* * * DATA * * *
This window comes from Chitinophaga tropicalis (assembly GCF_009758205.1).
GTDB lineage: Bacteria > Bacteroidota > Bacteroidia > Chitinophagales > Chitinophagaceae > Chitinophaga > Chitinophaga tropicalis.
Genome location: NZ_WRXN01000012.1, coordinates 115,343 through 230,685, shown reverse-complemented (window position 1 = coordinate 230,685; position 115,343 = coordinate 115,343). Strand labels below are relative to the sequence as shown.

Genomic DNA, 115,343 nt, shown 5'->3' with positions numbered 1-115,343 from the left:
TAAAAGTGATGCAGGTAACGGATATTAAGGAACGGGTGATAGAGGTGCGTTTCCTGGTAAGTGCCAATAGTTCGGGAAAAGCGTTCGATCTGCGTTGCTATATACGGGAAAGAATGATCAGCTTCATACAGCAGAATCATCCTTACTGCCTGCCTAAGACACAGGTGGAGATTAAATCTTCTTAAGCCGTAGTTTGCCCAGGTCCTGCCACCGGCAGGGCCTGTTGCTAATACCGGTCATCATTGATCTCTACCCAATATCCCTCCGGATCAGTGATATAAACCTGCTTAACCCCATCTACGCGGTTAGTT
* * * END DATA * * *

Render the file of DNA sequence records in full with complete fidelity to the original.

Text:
This window comes from Chitinophaga tropicalis (assembly GCF_009758205.1).
GTDB lineage: Bacteria > Bacteroidota > Bacteroidia > Chitinophagales > Chitinophagaceae > Chitinophaga > Chitinophaga tropicalis.
Genome location: NZ_WRXN01000012.1, coordinates 115,343 through 230,685, shown reverse-complemented (window position 1 = coordinate 230,685; position 115,343 = coordinate 115,343). Strand labels below are relative to the sequence as shown.

Genomic DNA, 115,343 nt, shown 5'->3' with positions numbered 1-115,343 from the left:
TAAAAGTGATGCAGGTAACGGATATTAAGGAACGGGTGATAGAGGTGCGTTTCCTGGTAAGTGCCAATAGTTCGGGAAAAGCGTTCGATCTGCGTTGCTATATACGGGAAAGAATGATCAGCTTCATACAGCAGAATCATCCTTACTGCCTGCCTAAGACACAGGTGGAGATTAAATCTTCTTAAGCCGTAGTTTGCCCAGGTCCTGCCACCGGCAGGGCCTGTTGCTAATACCGGTCATCATTGATCTCTACCCAATATCCCTCCGGATCAGTGATATAAACCTGCTTAACCCCATCTACGCGGTTAGTT